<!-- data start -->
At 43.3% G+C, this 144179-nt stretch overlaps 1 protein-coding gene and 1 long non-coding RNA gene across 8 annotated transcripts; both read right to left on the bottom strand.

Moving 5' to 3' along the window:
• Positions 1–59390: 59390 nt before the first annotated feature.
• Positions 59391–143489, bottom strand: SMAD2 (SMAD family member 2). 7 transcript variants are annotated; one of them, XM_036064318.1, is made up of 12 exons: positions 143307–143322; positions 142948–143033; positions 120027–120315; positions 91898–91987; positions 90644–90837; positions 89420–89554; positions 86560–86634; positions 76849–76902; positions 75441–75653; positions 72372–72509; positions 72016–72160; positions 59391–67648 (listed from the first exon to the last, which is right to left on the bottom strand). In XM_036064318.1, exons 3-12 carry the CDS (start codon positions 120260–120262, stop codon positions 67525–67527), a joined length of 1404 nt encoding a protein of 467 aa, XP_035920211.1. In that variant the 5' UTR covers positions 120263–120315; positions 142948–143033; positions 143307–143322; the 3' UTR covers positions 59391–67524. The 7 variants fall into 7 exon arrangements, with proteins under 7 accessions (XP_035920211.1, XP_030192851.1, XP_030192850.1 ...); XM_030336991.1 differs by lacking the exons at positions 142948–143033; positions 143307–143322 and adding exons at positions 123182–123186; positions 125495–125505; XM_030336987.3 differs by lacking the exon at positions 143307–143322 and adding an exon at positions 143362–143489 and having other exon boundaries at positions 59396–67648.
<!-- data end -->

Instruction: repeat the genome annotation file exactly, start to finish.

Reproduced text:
At 43.3% G+C, this 144179-nt stretch overlaps 1 protein-coding gene and 1 long non-coding RNA gene across 8 annotated transcripts; both read right to left on the bottom strand.

Moving 5' to 3' along the window:
• Positions 1–59390: 59390 nt before the first annotated feature.
• Positions 59391–143489, bottom strand: SMAD2 (SMAD family member 2). 7 transcript variants are annotated; one of them, XM_036064318.1, is made up of 12 exons: positions 143307–143322; positions 142948–143033; positions 120027–120315; positions 91898–91987; positions 90644–90837; positions 89420–89554; positions 86560–86634; positions 76849–76902; positions 75441–75653; positions 72372–72509; positions 72016–72160; positions 59391–67648 (listed from the first exon to the last, which is right to left on the bottom strand). In XM_036064318.1, exons 3-12 carry the CDS (start codon positions 120260–120262, stop codon positions 67525–67527), a joined length of 1404 nt encoding a protein of 467 aa, XP_035920211.1. In that variant the 5' UTR covers positions 120263–120315; positions 142948–143033; positions 143307–143322; the 3' UTR covers positions 59391–67524. The 7 variants fall into 7 exon arrangements, with proteins under 7 accessions (XP_035920211.1, XP_030192851.1, XP_030192850.1 ...); XM_030336991.1 differs by lacking the exons at positions 142948–143033; positions 143307–143322 and adding exons at positions 123182–123186; positions 125495–125505; XM_030336987.3 differs by lacking the exon at positions 143307–143322 and adding an exon at positions 143362–143489 and having other exon boundaries at positions 59396–67648.